We called it “the wooden thing,” with an emphasis on thing. You see, the four of us, ages 3 (twins), 4 and 5, with birthdays in 1961, 1960 and 1959, didn’t have a deep knowledge of early American furniture.
And since we weren’t supposed to be playing on, near or around the large, cumbersome piece anyway, we didn’t inquire too much about its proper moniker.
All that mattered was the fabulous possibilities for play, exploration and invention that the “wooden thing” represented, sitting there in front of the window of the bedroom that the four of us shared upstairs in the drafty, standard-issue military base housing unit in Upstate New York, just miles from Lake Champlain and the Canadian border.
Why an entire story about what now appears to be a battered, utilitarian “dry sink” with a deep cavern on top and two unevenly hinged doors underneath? I suppose the “wooden thing” represents so much of what was good and sound and wholesome about my childhood, and so much of what seems to be missing among children today.
As the eldest of the clan of four, with another tag-along brother joining us more than a decade later, I was in charge of play and projects. The younger three, especially the twin babies, were mine to supervise and entertain, or at least that was my memory of it all. The “wooden thing” emerged as a critical element in my imagination. It was so useful, in so many ways.
Here’s a typical scenario. It is say, 6:30 a.m. on a Saturday. Daddy, the sergeant, would be asleep for once and mommy, too, and none of us dared wake them. So, we would shut the door to our room and turn to the “wooden thing.”
As children of the early 1960s, growing up on a military installation, the space race loomed large. I would say something like this: “Mr. Moo (short for moon) is calling me. He says that we have to come to the moon now. Get in the spaceship.” At my command, the doors to the “wooden thing” would be opened, exposing the two shelves inside. These would be used for climbing into the dry sink and manning the controls (the blinds on the windows) in front of the furniture. The sink area held only three small children, so one of the twins, whichever one wouldn’t cry as much, would be stowed in the bowels of the cabinet with the doors shut. The doors had to be shut for takeoff. Everyone knew this. So why would the baby wail and bang on the door and get us in trouble?
This scenario played out as long as I could think of things for Mr. Moo to tell me over the radio, the one that played in my mind, or until our parents began to yell down the hall: “What the heck is going on in there?” The yelling by parents (not babies) was our signal to abandon ship and get back into bed or look at picture books, an acceptable occupation.
Sometimes, while still en route to the moon, my little brother would ask if he could talk to Mr. Moo on the radio, or even why he couldn’t hear Mr. Moo at all? I always told him that when he was as old as me, he could hear Mr. Moo. Silly boy didn’t realize that this would never actually happen. I sometimes wonder if my denying him the chance to talk to Mr. Moo led my little brother to a successful career in police work, where he can now talk on radios all day long.
The “wooden thing” not only took us to the moon. It was also excellent for the game of “vacation.” The only place that we ever went to for vacation was our grandmother’s home in New York City. So, we spent lots of time replicating our station wagon in the form and feature of the “wooden thing.” I would sometimes allow my little brother to “drive,” which meant sitting at the front of the dry sink.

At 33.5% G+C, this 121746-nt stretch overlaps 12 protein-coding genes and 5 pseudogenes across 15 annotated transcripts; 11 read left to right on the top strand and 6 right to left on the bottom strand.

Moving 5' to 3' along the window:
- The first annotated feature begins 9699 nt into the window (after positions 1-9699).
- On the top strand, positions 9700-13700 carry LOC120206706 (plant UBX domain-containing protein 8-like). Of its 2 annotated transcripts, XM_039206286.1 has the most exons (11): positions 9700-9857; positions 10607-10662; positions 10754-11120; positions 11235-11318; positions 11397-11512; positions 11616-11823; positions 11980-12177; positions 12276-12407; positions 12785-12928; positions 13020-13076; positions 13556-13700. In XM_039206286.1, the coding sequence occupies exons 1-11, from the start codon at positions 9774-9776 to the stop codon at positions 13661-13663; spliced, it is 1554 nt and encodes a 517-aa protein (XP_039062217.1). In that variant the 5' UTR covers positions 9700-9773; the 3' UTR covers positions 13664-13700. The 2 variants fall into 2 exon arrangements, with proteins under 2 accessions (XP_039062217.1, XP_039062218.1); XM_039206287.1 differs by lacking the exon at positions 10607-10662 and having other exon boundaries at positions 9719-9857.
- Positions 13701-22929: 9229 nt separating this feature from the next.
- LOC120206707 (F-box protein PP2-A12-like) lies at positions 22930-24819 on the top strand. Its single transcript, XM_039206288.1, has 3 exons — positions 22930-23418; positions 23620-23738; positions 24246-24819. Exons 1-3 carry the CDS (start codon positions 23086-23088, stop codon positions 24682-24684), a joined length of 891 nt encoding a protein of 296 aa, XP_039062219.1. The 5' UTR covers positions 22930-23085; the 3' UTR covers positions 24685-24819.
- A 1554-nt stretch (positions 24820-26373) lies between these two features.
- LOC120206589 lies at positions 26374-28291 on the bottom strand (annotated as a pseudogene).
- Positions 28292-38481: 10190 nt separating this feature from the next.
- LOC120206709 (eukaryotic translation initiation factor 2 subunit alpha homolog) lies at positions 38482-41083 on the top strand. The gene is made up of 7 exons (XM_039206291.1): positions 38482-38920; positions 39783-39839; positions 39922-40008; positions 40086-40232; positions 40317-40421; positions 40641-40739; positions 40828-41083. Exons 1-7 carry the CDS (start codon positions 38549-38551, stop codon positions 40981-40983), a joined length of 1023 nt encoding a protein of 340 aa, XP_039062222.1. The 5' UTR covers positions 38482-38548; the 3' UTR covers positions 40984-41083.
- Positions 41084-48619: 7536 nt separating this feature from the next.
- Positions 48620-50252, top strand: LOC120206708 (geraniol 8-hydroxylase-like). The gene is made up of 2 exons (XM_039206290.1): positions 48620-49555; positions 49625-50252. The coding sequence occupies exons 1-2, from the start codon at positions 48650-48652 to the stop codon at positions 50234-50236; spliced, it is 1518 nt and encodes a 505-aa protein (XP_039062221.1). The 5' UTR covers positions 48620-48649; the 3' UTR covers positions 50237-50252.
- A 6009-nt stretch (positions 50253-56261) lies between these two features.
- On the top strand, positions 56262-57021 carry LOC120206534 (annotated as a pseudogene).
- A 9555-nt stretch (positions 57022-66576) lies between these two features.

Playing school, “shopping,” and various forms of “hiding” from one another also gave the “wooden thing” a workout. It still amazes me, how we could drag out a game of hide-and-seek in one small bedroom, stuffed with beds, cribs, toys and, of course, that perfect, omnipresent “wooden thing.”
Sometimes, we would all simply climb up and into the dry sink area to look through the window, down from our perch to “outside,” which was snowy, very snowy, from about October to May. Though we spent as much time as we or our mother could stand outside, the temperatures were brutal and snowsuits could only do so much. Thus, “outside” was always a highly desirable place, especially when the wind blew the drifts into giant, towering shapes, which we, of course, imagined to be monsters of every kind.
“Why are the blankets on the floor again?” our mother would sigh and bend to pick them up. It appears now that the dry sink actually had a purpose, a real purpose in the adult world. It held piles of blankets, crib sheets and bedding that a nursery serving four little ones would require. The “stuff” as we called it, got in our way, so the shelves would be cleared as soon as we got the “all clear” that no adults were about.
There was an exception. Two blankets, one pink and one blue, soft and woolly plaids with fringed edges. These became capes, hoods, curtains, weapons, ropes, and nests, depending on the game at hand. Sometimes, a baby twin would simply curl up with one and go to sleep. That was to be expected. The “wooden thing” could wear a child out.
I still dream about the “wooden thing.” My siblings, now grown and quite respectable, responsible, well-educated human beings, report frequent dreams and recollections of their own. I miss it to this day.
Dr. Linda Karges-Bone is professor of education at Charleston Southern University. She teaches workshops on “creativity” and spends time with her four siblings, all of whom live in Summerville, and all of whom possess excellent imaginations of their own.
Notice about comments:
The Post and Courier is pleased to offer readers the enhanced ability to comment on stories. Some of the comments may be reprinted elsewhere in the site or in the newspaper. We ask that you refrain from profanity, hate speech, personal comments and remarks that are off point.